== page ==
I’m a 32-year-old straight cis man and I was recently involved in a nasty bike accident resulting in injury and permanent erectile dysfunction. I can no longer get or maintain an erection even with the aid of injections, Viagra, pumps, etc. I enjoy giving oral and manual stimulation and I know there’s a world more to sex than just penetration, however I can’t help but feel a certain inadequacy now in my role as a cis male sexual partner.
Previous to this I had a very active and satisfying sex life, but the fear and disappointment of not being able to perform as I used to has kept me painfully single. This has been especially difficult since I am still (fairly) young. I don’t even know how to approach the subject with a new partner or if it’s as much of a deal breaker as I fear it is. Any advice would be much appreciated.
Dear Mr. Good
(took it upon myself to shorten your pseudonym for you — see what I did there?),
Well, wow. I’m so sorry to hear about your accident and I can only imagine the major perspective shift this has required of you as you adjust to the new abilities of your body alongside the other mental and emotional grieving processes involved in an event like this. I hope that you have supportive listeners around you whether friends, family, or professionals like a therapist to help guide you through this intense adjustment.
First, I wonder how recent this recent injury is. If it’s been less than a year, I actually recommend you maybe bookmark the advice I give you here to read a little later on down the road (you can read it now, too, of course!) because when we are in the throes of transitions such as these, what lands as helpful or applicable advice can change as we get more distance from the event itself.
Now, let’s talk about boners. I talk to people about boners a lot. Like, a lot. Their boners, other people’s boners, theoretical boners. I talk to all kinds of people with all kinds of boners both satisfying and unsatisfying, “functional” and “dysfunctional,” wanted and unwanted. And here is what I’ve learned from all of this about boners: though most popular depictions of sex (movies, porn, lyrics, gossip, sex ed) will have you believe that everybody, everywhere wants to and/or does focus their entire sex life around the ever-holy, always-erect, perfectly-performing phallus — they, truthfully, do not.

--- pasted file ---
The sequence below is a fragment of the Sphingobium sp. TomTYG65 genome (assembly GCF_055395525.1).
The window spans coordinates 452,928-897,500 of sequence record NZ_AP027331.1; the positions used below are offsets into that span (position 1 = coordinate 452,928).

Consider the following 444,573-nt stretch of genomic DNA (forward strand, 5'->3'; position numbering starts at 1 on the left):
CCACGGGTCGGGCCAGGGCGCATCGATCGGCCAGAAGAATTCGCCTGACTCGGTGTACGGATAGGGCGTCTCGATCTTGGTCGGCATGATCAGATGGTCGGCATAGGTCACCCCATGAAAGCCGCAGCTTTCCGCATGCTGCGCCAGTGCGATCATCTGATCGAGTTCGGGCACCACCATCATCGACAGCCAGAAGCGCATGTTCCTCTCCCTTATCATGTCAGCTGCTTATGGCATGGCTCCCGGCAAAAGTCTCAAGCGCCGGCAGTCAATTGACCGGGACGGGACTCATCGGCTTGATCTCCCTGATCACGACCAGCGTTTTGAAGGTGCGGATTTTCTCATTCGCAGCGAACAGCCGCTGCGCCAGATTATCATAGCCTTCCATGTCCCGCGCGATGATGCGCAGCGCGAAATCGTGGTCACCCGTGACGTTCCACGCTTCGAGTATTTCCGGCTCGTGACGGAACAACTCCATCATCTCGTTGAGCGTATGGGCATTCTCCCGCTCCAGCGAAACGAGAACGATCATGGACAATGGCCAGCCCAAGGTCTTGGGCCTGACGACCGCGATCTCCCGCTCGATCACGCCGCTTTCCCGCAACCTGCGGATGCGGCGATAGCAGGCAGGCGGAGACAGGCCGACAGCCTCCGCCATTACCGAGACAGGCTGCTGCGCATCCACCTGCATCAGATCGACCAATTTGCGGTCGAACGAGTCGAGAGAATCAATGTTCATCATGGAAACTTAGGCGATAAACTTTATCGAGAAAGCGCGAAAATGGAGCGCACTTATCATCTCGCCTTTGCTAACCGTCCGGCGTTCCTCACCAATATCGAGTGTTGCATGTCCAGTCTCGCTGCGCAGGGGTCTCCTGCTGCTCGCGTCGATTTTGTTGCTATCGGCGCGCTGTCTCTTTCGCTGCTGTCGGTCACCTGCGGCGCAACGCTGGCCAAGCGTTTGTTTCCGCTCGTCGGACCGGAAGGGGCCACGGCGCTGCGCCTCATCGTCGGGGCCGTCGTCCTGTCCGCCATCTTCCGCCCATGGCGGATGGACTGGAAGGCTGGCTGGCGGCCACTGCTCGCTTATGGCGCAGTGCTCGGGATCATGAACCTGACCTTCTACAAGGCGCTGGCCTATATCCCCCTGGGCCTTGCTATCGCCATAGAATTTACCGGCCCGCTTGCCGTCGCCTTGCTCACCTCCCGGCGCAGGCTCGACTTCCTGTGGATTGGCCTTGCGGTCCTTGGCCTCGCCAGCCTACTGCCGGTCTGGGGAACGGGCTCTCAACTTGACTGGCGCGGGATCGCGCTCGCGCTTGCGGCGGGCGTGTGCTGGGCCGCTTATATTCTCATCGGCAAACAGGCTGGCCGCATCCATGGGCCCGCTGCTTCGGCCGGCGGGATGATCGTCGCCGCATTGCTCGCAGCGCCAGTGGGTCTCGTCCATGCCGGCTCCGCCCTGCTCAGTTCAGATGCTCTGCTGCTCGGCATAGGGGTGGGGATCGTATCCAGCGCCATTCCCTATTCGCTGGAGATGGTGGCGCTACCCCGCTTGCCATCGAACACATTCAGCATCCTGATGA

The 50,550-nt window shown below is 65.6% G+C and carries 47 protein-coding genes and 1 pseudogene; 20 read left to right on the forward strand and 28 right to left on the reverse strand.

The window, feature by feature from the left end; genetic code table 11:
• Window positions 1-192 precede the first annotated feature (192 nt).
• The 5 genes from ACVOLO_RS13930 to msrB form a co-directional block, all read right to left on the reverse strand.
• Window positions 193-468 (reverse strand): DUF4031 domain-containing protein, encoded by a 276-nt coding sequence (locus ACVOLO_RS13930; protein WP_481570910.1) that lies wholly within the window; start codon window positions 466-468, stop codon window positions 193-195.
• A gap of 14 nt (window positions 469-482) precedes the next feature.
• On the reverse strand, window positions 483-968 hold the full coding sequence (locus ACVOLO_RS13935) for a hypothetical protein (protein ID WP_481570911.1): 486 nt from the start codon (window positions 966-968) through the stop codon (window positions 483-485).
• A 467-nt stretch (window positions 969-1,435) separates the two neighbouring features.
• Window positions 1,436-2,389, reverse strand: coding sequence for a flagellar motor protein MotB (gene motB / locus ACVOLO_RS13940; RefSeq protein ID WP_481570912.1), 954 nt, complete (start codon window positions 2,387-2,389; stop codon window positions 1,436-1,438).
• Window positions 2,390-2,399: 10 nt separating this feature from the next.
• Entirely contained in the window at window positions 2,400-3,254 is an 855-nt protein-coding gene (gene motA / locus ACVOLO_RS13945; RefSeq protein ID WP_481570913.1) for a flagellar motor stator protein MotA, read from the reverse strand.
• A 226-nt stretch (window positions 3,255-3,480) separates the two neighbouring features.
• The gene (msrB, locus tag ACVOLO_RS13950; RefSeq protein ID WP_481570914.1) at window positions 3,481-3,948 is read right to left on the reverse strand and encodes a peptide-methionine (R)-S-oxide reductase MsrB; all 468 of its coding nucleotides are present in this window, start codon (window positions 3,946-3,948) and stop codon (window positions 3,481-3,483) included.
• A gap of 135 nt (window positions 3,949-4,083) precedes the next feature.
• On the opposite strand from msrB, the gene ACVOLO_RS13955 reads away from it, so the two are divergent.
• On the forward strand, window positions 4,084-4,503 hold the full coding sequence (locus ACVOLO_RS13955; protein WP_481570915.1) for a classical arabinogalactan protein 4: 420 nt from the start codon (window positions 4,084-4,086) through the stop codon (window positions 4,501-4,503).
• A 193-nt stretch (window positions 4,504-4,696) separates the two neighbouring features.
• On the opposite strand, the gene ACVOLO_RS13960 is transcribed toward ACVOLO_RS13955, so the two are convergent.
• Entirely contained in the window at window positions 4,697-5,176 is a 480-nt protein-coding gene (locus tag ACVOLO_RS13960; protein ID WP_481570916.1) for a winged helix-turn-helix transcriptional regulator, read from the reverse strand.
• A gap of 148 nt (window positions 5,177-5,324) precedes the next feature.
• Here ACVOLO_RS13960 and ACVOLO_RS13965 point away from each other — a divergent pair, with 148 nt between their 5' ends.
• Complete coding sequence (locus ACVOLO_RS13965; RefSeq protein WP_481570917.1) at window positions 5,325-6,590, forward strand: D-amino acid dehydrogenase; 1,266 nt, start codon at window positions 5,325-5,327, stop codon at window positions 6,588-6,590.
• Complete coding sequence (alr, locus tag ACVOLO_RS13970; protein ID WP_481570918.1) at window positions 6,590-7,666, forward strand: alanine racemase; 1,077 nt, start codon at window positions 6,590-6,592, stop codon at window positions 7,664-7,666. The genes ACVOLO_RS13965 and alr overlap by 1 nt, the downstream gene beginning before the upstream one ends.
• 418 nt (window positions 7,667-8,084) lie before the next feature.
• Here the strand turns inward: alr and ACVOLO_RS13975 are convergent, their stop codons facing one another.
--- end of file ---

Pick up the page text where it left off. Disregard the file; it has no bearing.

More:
If/when you’re ready to resume your sex life (take your time), communicate openly and confidently (when possible) about what having sex with you might entail and not entail (a boundaries conversation that we’d all be better for having, bike accident or not).
Do not, dear Mr. Good, have sex with people who prioritize, above all else, boners. Especially people who prioritize boners over you, the person. People who do not prioritze boners in their sex lives absolutely exist — more than the aforementioned depictions of sex would have us believe. I can easily think of a handful of people off the top of my head who would be downright relieved that boners were off the sexual menu, honestly.
But here’s the catch: you do have to talk about it in order to find these folks. Put it in your dating profile, talk about it over text, talk about it on your first or your fifth or your tenth date, just make sure you talk about it. With people. And, especially, with people you want to sleep with.
Quarantining yourself into unwanted singledom is not going to do much to disprove to yourself that you are, in fact, “damaged goods,” unworthy of a sex life because of the absence of a boner. While I don’t think “getting back out there” is THE solution, I do think, when you feel emotionally prepared, it will be PART of the solution.
Practically speaking, becoming comfortable with a strap-on harness and dildo can provide you and your partners with the hands-free, hip-thrusting penetrative experience you might be missing post-bike accident. Harness-maker SpareParts makes a harness called The Deuce “Male Harness” which, is designed specifically for just this.
Yana Tallon-Hicks is a relationship therapist, sex educator, and writer living in the Pioneer Valley. You can find her work and her professional contact information on her website, yanatallonhicks.com.